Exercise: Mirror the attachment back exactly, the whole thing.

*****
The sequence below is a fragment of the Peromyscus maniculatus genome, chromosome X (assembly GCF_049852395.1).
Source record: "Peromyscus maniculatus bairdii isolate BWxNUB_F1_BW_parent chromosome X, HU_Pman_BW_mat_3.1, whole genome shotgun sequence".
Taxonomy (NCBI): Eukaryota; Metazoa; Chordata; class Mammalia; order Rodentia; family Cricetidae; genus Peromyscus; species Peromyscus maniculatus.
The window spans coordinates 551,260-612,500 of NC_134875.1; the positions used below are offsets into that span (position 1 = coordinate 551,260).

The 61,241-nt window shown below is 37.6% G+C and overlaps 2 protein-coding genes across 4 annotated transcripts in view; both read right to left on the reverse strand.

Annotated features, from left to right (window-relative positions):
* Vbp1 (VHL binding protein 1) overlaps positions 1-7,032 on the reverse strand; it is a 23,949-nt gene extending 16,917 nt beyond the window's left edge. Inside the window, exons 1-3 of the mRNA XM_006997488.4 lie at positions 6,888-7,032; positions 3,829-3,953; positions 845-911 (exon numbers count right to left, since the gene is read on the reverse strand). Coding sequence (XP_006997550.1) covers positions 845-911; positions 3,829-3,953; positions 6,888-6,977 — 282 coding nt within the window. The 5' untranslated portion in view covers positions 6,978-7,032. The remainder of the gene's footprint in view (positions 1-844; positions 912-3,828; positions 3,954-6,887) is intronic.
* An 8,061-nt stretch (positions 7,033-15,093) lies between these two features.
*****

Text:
The sequence below is a fragment of the Peromyscus maniculatus genome, chromosome X (assembly GCF_049852395.1).
Source record: "Peromyscus maniculatus bairdii isolate BWxNUB_F1_BW_parent chromosome X, HU_Pman_BW_mat_3.1, whole genome shotgun sequence".
Taxonomy (NCBI): Eukaryota; Metazoa; Chordata; class Mammalia; order Rodentia; family Cricetidae; genus Peromyscus; species Peromyscus maniculatus.
The window spans coordinates 551,260-612,500 of NC_134875.1; the positions used below are offsets into that span (position 1 = coordinate 551,260).

The 61,241-nt window shown below is 37.6% G+C and overlaps 2 protein-coding genes across 4 annotated transcripts in view; both read right to left on the reverse strand.

Annotated features, from left to right (window-relative positions):
* Vbp1 (VHL binding protein 1) overlaps positions 1-7,032 on the reverse strand; it is a 23,949-nt gene extending 16,917 nt beyond the window's left edge. Inside the window, exons 1-3 of the mRNA XM_006997488.4 lie at positions 6,888-7,032; positions 3,829-3,953; positions 845-911 (exon numbers count right to left, since the gene is read on the reverse strand). Coding sequence (XP_006997550.1) covers positions 845-911; positions 3,829-3,953; positions 6,888-6,977 — 282 coding nt within the window. The 5' untranslated portion in view covers positions 6,978-7,032. The remainder of the gene's footprint in view (positions 1-844; positions 912-3,828; positions 3,954-6,887) is intronic.
* An 8,061-nt stretch (positions 7,033-15,093) lies between these two features.